My first attempt at clock building was a wooden gear design. I made a few partial designs, but was never able to build a fully functional wooden clock. My first working clock was my 3D printed SP1 clock. I designed several more 3D printed clocks and learned a lot in the process, but want to transition back to wooden clock designs. I am a lot more confident that my next attempt at wooden clock design will be successful.

My CNC router is a generic kit from eBay with acme lead screws and a Bosch Colt palm router. The cutting area is around 36" by 24" which seems sufficient for cutting any clock components including the frames. I struggled with backlash and machine flex until upgrading to ballscrews and an 800W water cooled spindle. I added an extra linear rail to stiffen the Y axis movement. It now seems perfectly capable of cutting wood gears needed for a clock. All I need now is more time to start building.

I feel that a CNC router is a great way to cut wooden clock gears. Many clock builders may be more comfortable using a scroll saw. I will try to be aware of any considerations that would be needed for both scroll saw users and CNC router users.

Below are some sample gears cut from solid wood. The blank on the left is glued up from solid wood segments and thick enough to make several gears. Each gear is separated from the blank on the band saw and run through a drum sander to smooth the surfaces. The spokes have large radiuses for using a spindle sander and roundover router bit. These parts were designed to minimize the amount of hand sanding required.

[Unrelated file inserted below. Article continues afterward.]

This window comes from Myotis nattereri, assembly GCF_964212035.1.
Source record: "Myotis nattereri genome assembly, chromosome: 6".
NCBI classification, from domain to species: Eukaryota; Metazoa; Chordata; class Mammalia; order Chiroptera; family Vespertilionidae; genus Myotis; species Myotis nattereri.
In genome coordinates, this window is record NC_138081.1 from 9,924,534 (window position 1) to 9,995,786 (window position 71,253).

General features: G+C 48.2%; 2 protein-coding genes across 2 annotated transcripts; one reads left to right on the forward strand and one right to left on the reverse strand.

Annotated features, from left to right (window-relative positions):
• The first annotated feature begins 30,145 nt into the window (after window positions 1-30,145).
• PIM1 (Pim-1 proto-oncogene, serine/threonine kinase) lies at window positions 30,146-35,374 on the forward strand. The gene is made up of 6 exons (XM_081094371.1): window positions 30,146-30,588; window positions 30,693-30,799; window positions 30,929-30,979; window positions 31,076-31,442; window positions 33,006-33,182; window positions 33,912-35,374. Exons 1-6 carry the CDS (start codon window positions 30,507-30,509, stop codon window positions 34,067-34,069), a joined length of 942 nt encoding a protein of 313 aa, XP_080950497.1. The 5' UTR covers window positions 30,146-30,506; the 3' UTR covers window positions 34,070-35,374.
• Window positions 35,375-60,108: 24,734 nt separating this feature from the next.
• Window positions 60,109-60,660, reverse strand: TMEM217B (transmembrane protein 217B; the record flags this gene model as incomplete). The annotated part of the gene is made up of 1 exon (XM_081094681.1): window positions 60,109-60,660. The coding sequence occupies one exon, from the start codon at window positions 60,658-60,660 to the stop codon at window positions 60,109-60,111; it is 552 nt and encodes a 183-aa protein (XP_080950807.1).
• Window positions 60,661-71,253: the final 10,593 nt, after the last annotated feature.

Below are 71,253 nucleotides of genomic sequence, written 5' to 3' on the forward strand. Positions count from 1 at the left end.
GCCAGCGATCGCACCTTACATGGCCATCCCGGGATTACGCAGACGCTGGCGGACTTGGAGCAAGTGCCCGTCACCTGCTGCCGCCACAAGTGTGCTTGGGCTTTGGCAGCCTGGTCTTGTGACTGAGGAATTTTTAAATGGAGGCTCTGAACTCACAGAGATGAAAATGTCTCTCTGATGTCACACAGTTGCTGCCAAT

Stay tuned for more information



This rendering shows what a wooden clock based on SP2 might look like. The gears are larger with tooth shapes optimized for wood. The escapement was modified to make the pendulum proportional to the rest of the clock. The frame has a long central beam to support everything. There is just enough room behind the "III" and the "IX" for support columns between the front and the back frame.